The FCA has an overarching strategic objective to ensure that relevant markets function well. The release of this new paper suggests the FCA recognises the direct impact of climate change and the changes to financial services markets that climate legislation brings, and sees a role for itself to create an environment where market participants can manage climate risks.

Photo by Dayne Topkin on Unsplash
First-ever TCFD summit calls for an acceleration of climate-related corporate disclosures

First-ever TCFD summit calls for an acceleration of climate-related corporate disclosures

By Anna Haworth

Last week saw the first-ever global TCFD Summit take place in Japan, with over 300 attendees gathering to review progress in the implementation of the TCFD recommendations and explore emerging best practice in climate-related financial disclosure.

Mark Carney – the Governor of the Bank of England and Chair of the Financial Stability Board (FSB) – gave one of the keynote speeches at the event and had some strong and urgent messages to share:

“To bring climate risks and resilience into the heart of financial decision-making, climate disclosure must become comprehensive, climate risk management must be transformed, and investing for a two-degree world must go mainstream.” 

In his speech, Carney took stock of the progress made to date since the final TCFD recommendations were published, and the path ahead for improving reporting and risk management. The main messages under each of these two themes are summarised below.

Progress so far

  • Echoing the 2019 TCFD status report, Carney highlighted the fact that the demand for TCFD disclosure is enormous (supporters control balance sheets totalling USD 120 trillion), and the supply of disclosure is responding, with four-fifths of the top 1100 G20 companies now disclosing in line with some or all of the TCFD recommendations. The level of sophistication of disclosures has also increased, with companies, financial firms and policymakers increasingly recognising that disclosures “must go beyond the static to the strategic.”
  • Progress had been made by many of the largest banks and energy companies to harmonise how they report their risks, however Carney noted that “progress in both quantity and quality is uneven across sectors.”
    • Banks have begun considering the most immediate physical risks to their business models –from the exposure of mortgage books to flood risk and the impact of extreme weather events on sovereign risk.
    • The PRA’s survey of UK banks last year found that almost three quarters are starting to treat the risks from climate change like other financial risks, rather than viewing them simply as a corporate social responsibility issue.

Path ahead

  • Markets need information to assess which companies are strategically resilient to physical and transition climate-related risks.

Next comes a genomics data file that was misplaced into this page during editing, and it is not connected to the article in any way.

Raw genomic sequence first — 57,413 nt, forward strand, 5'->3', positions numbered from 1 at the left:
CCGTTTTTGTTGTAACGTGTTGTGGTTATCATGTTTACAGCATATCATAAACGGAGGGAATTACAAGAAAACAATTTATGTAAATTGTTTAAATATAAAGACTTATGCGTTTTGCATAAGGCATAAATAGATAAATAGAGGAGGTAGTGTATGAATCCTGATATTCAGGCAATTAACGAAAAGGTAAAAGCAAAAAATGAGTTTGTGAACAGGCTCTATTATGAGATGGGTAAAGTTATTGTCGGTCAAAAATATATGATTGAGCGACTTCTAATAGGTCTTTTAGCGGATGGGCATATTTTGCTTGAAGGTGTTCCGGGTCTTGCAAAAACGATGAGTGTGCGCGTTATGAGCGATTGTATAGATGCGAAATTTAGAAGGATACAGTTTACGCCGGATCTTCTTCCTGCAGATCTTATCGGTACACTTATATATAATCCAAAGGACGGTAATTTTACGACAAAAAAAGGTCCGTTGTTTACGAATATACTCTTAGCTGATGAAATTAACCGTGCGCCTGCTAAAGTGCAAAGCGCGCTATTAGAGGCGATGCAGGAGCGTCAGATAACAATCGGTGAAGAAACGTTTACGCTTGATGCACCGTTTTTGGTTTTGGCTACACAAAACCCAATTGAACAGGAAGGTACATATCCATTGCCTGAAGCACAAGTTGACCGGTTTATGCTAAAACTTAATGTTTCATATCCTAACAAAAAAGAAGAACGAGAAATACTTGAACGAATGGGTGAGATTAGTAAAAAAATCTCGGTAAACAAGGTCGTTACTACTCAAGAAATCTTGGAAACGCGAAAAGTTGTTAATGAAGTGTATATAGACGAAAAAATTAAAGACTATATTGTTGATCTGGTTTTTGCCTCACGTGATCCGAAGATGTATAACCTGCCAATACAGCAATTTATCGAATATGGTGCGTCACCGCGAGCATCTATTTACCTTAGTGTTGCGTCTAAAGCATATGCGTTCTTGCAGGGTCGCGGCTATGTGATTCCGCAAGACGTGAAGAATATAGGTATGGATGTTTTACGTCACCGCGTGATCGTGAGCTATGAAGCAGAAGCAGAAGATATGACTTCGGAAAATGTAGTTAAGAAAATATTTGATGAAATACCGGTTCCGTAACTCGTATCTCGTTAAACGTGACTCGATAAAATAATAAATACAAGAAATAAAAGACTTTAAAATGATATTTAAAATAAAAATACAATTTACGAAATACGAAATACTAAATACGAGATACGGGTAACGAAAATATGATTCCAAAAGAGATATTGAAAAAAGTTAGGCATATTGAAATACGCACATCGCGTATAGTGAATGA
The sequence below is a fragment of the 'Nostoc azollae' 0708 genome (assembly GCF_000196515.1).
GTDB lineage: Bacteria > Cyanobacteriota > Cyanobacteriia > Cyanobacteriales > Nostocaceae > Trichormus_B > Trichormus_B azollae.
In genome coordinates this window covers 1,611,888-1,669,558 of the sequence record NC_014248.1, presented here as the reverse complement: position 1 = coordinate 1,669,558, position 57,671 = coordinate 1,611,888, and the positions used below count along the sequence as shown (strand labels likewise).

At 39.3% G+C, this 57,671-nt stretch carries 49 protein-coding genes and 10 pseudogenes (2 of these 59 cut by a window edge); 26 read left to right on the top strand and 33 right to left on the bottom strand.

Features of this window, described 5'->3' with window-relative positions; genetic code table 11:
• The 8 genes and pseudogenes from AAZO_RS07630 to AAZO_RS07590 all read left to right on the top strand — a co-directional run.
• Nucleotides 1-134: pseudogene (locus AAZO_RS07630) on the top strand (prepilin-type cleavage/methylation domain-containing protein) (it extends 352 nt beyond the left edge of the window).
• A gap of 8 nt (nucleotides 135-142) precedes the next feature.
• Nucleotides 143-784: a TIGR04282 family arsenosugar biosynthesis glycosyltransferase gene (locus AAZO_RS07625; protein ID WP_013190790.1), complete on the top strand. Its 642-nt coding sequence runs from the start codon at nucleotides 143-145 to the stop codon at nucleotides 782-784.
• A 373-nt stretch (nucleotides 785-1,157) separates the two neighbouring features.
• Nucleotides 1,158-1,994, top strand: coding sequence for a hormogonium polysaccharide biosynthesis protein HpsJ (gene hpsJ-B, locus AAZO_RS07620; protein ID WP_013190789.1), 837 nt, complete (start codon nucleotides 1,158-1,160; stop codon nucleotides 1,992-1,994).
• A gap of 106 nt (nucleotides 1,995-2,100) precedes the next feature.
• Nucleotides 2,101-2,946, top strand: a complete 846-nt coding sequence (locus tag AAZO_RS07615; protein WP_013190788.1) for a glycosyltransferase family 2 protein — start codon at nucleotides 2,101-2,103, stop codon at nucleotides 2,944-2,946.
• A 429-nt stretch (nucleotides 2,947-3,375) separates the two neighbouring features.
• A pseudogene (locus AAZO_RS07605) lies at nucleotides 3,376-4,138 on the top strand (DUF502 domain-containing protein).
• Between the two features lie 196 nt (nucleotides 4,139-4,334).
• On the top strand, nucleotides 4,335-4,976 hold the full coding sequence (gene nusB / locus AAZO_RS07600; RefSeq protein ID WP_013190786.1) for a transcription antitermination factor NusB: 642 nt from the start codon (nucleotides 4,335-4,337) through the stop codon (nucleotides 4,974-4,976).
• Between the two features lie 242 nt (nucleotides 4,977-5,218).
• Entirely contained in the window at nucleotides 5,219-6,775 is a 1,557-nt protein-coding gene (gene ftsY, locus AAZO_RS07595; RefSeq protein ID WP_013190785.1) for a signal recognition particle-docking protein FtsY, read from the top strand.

• Over the next few years, companies, banks, insurers and investors must:
    • Increase the quantity and quality of disclosures by sharing best practice
    • Refine disclosure metrics to determine which ones are most decision-useful
    • Spread knowledge on how to assess strategic resilience to manage risks and realise opportunities
    • Consider how to disclose the extent to which portfolios are ready for the transition to net zero.
  • The next two reporting periods (i.e. 2 years) are seen as critical for corporations to reach a definitive view of what counts as a high quality disclosure before they become mandatory. Carney makes reference to multi-sector TCFD summits and more focused TCFD industry preparer forums as key opportunities for companies to continue to share knowledge on how, what and where they disclose.

As Carney notes “growing physical risks will prompt reassessments of the values of virtually every financial asset.” However, there are clear benefits for companies to take action to build climate resilience. Research by the Bank of England and PwC finds a positive correlation between companies’ stock price and the number of TCFD disclosures that firms make. This could be because investors reward companies that are leaders in managing climate-related risks or simply because TCFD adoption identifies companies that are more naturally disposed to longer-term strategic thinking and planning.

Furthermore, TCFD disclosure is increasingly a responsibility, as suggested by research from the Commonwealth Climate and Law Initiative that concludes that non-disclosure is a bigger liability risk than disclosure. Further research supports this claim as well. As Carney states “that is just one reason why jurisdictions like the UK and EU have signalled their intentions to make TCFD disclosure mandatory.”

Acclimatise is at the forefront of developing methodologies and metrics that help corporates and financial services organisations to identify, quantify, and disclose physical climate risks and opportunities. We offer a range of specialist tools developed specifically to support TCFD-related disclosures. From portfolio wide to deep-dive analyses of physical climate risks and opportunities, Acclimatise can provide your organisation with a comprehensive solution across all four core element of the TCFD recommendations, namely governance, strategy, risk management, and metrics and targets. We have been applying scientifically robust scenarios to our projects for over 15 years. We now apply this vast experience to our TCFD work, for the benefit of our major corporate and financial service customers. If you would like to discuss your needs, our disclosure experts Laura Canevari and Robin Hamaker-Taylor would be delighted to hear from you.